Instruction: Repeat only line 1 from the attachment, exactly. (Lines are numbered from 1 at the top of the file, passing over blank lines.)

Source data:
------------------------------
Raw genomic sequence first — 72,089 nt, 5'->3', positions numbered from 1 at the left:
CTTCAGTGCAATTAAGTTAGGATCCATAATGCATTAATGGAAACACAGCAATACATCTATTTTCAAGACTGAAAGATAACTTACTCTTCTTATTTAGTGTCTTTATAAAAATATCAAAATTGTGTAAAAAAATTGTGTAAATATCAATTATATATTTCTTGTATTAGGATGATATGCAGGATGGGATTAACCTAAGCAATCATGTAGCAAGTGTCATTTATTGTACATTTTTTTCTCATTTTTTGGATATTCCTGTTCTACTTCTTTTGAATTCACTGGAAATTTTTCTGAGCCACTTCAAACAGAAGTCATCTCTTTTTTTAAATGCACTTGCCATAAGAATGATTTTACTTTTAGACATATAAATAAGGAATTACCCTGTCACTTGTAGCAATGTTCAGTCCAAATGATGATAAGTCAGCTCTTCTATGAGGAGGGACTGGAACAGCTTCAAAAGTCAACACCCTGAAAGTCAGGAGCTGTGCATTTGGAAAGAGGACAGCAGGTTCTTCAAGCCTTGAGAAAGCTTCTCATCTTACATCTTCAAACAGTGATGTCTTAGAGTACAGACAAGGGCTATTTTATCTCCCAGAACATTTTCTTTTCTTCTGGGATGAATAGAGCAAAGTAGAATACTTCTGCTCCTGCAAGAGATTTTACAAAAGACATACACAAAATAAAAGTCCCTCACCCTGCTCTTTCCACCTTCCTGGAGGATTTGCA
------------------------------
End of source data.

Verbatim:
Raw genomic sequence first — 72,089 nt, 5'->3', positions numbered from 1 at the left: